One of the nice things about horse blogging is being able to share horse news with people who understand what you're talking about . . .
Tonight was a very big moment with Pie. I had come back to the barn this evening to ride him, since there'd been a big jumping lesson in the late afternoon that kept me from riding him then - Dawn and Red had their regular (very good) rides before that.
Pie, when I got him, was very much on the forehand, and also was "upside-down" - he had a neck that was shorter on the top than the bottom, with an over-developed under neck muscle, and he tended to go around with his head up in the air, chin elevated and his neck and back very short and stiff - and his gaits were short and stiff, too, as a result.
Tonight, for the first time ever, as I was trotting him on a loose rein, he actually stretched his head and neck down without my asking for anything - the top line of his neck had a lovely curve and his face was slightly in front of the vertical with the head relaxed at the poll. His trot was forward, engaged and had beautiful rhythm. This stretching down happened first when tracking right - without my even asking for anything except a nice forward trot. Oddly enough, tracking right has always been harder for him. Tracking left, we had to do a bit of light rein contact for a moment or two, but then he was just there in that wonderful place - forward trot, lifting from the hindquarters, with a relaxed top line and engaged core - there's nothing in the world that feels better. We did this for a bit in both directions - his corners were perfect even on a loose rein - that problem's completely fixed, and then I just halted him and got right off and put him away, telling him what a wonderful horse he was.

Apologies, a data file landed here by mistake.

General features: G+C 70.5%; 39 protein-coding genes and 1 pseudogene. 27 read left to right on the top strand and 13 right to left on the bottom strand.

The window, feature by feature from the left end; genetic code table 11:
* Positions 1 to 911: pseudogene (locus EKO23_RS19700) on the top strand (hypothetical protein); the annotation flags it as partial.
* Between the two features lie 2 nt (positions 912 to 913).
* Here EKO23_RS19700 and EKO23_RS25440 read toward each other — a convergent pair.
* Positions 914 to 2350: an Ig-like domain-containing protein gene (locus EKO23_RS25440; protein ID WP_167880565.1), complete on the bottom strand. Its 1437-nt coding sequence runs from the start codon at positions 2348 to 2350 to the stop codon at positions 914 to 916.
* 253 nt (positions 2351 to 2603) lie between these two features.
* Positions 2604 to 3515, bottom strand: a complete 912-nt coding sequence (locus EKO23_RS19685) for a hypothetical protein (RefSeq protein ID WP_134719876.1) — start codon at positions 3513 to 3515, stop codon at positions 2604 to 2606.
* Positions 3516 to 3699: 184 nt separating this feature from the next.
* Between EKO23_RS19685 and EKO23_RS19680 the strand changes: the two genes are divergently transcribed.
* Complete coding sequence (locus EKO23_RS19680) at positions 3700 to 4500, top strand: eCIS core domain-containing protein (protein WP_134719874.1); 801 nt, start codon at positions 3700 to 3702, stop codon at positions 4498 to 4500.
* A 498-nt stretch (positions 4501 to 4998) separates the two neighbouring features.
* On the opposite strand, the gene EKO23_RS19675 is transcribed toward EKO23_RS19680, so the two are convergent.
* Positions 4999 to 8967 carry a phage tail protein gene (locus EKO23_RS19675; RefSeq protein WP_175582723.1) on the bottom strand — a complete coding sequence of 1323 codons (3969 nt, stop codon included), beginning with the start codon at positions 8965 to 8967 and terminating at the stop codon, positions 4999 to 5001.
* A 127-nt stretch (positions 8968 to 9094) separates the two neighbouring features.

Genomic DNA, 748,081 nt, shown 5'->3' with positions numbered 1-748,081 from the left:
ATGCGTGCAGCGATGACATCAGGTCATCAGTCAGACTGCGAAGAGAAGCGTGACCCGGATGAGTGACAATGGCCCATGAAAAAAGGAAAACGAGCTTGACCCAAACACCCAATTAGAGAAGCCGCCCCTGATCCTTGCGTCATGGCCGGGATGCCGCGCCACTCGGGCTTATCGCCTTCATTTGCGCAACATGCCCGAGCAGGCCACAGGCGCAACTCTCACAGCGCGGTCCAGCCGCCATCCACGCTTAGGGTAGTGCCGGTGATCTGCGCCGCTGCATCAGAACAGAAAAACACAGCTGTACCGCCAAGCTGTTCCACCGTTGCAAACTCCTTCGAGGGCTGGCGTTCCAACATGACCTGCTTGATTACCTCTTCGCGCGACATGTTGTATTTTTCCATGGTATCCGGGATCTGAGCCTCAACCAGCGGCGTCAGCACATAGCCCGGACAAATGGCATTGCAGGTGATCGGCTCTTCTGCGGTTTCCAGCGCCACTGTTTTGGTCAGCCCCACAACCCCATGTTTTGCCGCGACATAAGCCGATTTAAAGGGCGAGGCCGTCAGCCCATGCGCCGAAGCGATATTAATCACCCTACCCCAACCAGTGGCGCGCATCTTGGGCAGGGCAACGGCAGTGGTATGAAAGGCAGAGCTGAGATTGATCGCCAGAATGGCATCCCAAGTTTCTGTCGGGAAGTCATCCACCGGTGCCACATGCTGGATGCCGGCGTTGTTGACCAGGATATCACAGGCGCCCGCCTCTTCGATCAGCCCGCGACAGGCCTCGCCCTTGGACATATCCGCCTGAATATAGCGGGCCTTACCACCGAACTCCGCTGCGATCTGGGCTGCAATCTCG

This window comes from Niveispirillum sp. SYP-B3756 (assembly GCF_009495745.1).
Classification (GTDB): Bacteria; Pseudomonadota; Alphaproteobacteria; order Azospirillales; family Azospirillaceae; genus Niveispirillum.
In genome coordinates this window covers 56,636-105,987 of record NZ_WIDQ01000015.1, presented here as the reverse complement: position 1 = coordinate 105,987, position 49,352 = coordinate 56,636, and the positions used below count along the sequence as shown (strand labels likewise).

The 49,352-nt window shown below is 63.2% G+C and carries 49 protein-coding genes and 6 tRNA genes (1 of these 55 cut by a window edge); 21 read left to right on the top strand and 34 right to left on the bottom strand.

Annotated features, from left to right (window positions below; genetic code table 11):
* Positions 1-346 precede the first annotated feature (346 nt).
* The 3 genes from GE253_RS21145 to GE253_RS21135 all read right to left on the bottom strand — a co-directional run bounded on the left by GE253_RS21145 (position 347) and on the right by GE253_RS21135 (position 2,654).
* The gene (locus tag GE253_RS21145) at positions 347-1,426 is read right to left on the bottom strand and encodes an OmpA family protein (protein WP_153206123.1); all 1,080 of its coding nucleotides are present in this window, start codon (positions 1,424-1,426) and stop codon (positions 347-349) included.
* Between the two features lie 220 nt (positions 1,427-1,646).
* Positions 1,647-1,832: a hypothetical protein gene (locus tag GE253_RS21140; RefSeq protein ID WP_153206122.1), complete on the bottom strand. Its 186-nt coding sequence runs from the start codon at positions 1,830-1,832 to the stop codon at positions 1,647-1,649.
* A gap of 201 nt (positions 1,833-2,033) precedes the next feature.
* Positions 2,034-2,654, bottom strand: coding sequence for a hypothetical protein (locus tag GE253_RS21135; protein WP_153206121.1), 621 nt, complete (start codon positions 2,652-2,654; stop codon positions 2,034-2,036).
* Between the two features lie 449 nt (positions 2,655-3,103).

This sort of change doesn't happen overnight - no gadget - no draw reins, bitting rig or other device - will get you there - what it takes is lots, and lots, and lots, of consistent softening work - which really isn't about head and neck position - it's about the total posture of the horse and how the horse is using its muscles, and it all comes from the hindquarters and the rider not being in the way and consistently offering the horse a soft place to be. The horse has to understand what you want, and has to then slowly develop the muscles that are needed for this to become the natural posture - and Pie, due to his slightly downhill conformation and predisposition to upside-down carriage, proves the point if any horse can. The most important thing is that Pie chose, on his own, without constraint, to carry himself with that posture and way of going because it was the most comfortable for him. This is huge. Correct work builds correct muscles builds correct carriage - that's how self-carriage comes about - the real thing happens in no other way. And it takes time. We really started this work in the spring of 2012 and it's now coming to fruition - and it's so exciting!